Managing unplanned IT outages

Managing unplanned IT outages

Though unplanned outages are IT issues, they are, more importantly, business issues.

Computers fail and when they do they can become one of the most costly experiences a CIO will oversee; and yet, they are also one of the most ignored, that is, until they occur. Incident managers are the IT professionals who are given the task of restoring service in the event of an unplanned outage. Unplanned IT outages are known events that occur at unknown times. Organisations often fail to focus on what it is their incident management teams actually do to restore service and they fail to focus on the inventory of unplanned outages they handle in order to optimise the services of the former, or to understand the value of the latter.

Research recently completed by a doctoral student at Australian Catholic University’s School of Business (Incident Management: Human Factors and Minimising Mean Time to Restore (MTTR)) has investigated the characteristics and problem-solving approaches used by incident managers to restore service. This research has given some insight into practices and approaches that can be used to reduce the time taken to restore services.

The cost of unplanned IT outages

Though unplanned outages are IT issues, they are, more importantly, business issues. Unplanned outages never produce revenue for the company experiencing them. In 2008, the average revenue cost of an unplanned application outage was estimated to be nearly US$2.8 million dollars per hour, according to a report by IBM Global Services. IT disruptions can affect the entire delivery chain of the products and/or services provided by a business. Twenty-four percent of organisations surveyed by KPMG state that an unplanned outage of greater than two hours is unacceptable. Another 48 percent state that they cannot manage when unplanned outages exceed 24 hours, according to an article on managing business continuity at Data Based Advisor.

Unplanned IT outages always cost money. A gap exists, and is widening, between the cost of unplanned downtime and an organisation’s ability to be effective with traditional response activities, according to the aforementioned report. Traditional response activities - including server reboots, retrying activities to restore services that have failed in previous attempts, incident management’s inability to understand the technical environment or any other set of circumstances - do, indeed, slow restoration and cost the business money.

When an unplanned outage occurs, associated costs are not, necessarily, insignificant nor are they, necessarily, directly related to the technical impacts the unplanned outage has caused.

Corporate-brand damage can be a component of the costs of the unplanned IT outage, as The Australian reported was the case when Qantas Airlines announced flight delays the first morning a new software computer system was used by ground staff in July 2008. This was later (negatively) echoed by a server failure that occurred the morning of January 3rd, 2010 that resulted in the check-in failures that morning with problems that continued through the day, according to media reports. Both outages resulted in delayed and cancelled flights. And worse, the latter resulted in lots of Twitter and front-page, above-the-fold-news coverage. The costs of unplanned outages can include any number of individual or combination of components.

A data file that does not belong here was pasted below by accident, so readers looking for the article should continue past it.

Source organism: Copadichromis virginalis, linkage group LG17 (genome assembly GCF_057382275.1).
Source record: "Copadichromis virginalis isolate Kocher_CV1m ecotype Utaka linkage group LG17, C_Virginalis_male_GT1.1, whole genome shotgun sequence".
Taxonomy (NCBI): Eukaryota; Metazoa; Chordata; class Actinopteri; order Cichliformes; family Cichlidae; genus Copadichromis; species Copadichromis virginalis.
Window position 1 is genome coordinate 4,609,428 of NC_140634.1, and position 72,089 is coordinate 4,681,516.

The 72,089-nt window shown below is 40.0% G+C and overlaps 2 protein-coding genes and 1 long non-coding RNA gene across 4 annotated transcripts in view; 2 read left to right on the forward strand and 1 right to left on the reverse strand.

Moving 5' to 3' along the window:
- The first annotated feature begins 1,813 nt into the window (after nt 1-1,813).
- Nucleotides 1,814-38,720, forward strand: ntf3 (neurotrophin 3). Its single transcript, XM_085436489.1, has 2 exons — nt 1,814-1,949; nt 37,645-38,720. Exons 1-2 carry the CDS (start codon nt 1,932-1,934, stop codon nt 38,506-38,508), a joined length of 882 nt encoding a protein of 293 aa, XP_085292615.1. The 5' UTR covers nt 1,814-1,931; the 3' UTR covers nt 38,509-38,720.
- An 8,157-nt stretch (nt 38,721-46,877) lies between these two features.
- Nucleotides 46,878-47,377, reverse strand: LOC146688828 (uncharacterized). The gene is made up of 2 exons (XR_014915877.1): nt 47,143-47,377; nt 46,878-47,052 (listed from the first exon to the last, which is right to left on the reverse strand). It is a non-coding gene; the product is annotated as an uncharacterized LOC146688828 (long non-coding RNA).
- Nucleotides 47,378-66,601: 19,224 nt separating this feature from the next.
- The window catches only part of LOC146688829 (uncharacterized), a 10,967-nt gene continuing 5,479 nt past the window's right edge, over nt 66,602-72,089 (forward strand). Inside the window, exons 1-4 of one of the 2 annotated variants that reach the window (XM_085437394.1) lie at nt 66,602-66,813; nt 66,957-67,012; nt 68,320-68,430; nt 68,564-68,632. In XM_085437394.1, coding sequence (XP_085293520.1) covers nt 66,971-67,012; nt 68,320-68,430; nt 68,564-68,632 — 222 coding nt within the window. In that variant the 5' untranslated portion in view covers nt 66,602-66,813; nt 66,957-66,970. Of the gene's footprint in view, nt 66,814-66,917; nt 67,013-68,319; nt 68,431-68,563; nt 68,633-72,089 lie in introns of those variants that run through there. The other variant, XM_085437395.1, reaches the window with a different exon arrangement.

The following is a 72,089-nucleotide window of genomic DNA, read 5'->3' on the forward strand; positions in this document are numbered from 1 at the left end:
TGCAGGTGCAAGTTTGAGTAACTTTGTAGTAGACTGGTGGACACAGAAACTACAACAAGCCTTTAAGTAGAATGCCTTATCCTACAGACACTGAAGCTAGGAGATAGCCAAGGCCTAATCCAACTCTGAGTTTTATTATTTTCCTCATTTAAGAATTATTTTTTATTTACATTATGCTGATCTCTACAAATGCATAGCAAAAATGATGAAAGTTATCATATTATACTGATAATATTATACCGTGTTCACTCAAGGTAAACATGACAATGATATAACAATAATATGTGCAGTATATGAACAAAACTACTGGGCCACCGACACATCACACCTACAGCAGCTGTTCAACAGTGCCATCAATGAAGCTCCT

Costs of unplanned outages can include a lowered stock price, as experienced by, a major US bookseller, with only an online presence, which was offline for two hours on one Friday in 2008 because of an unspecified technology system failure. The company’s stock fell 4.6 percent during trading on the same day. Those costs were coupled with the lost revenue experienced during the same unplanned outage. Reporting revenues of US$ 1.8 million dollars per hour, lost sales, alone, from its unspecified technology outage of US$ 3.6 million dollars, as reported by the Investor’s Business Daily.

Costs of unplanned outages can include any combination of the costs already cited and others, including compensatory payments, corporate replies to media inquiries, corporate replies to media reports, costs incurred to restore lost services, delays in the shipment of customer-purchased products or services, lost customer loyalty, and lost customer satisfaction. This list does not include one cost that is always incurred because all companies accept that unplanned outages will occur. That cost is accepting that some number of hours of unplanned outages will occur and the unknown value of the costs that will be incurred when unplanned outages do happen.

Adding 7 + 2 + 7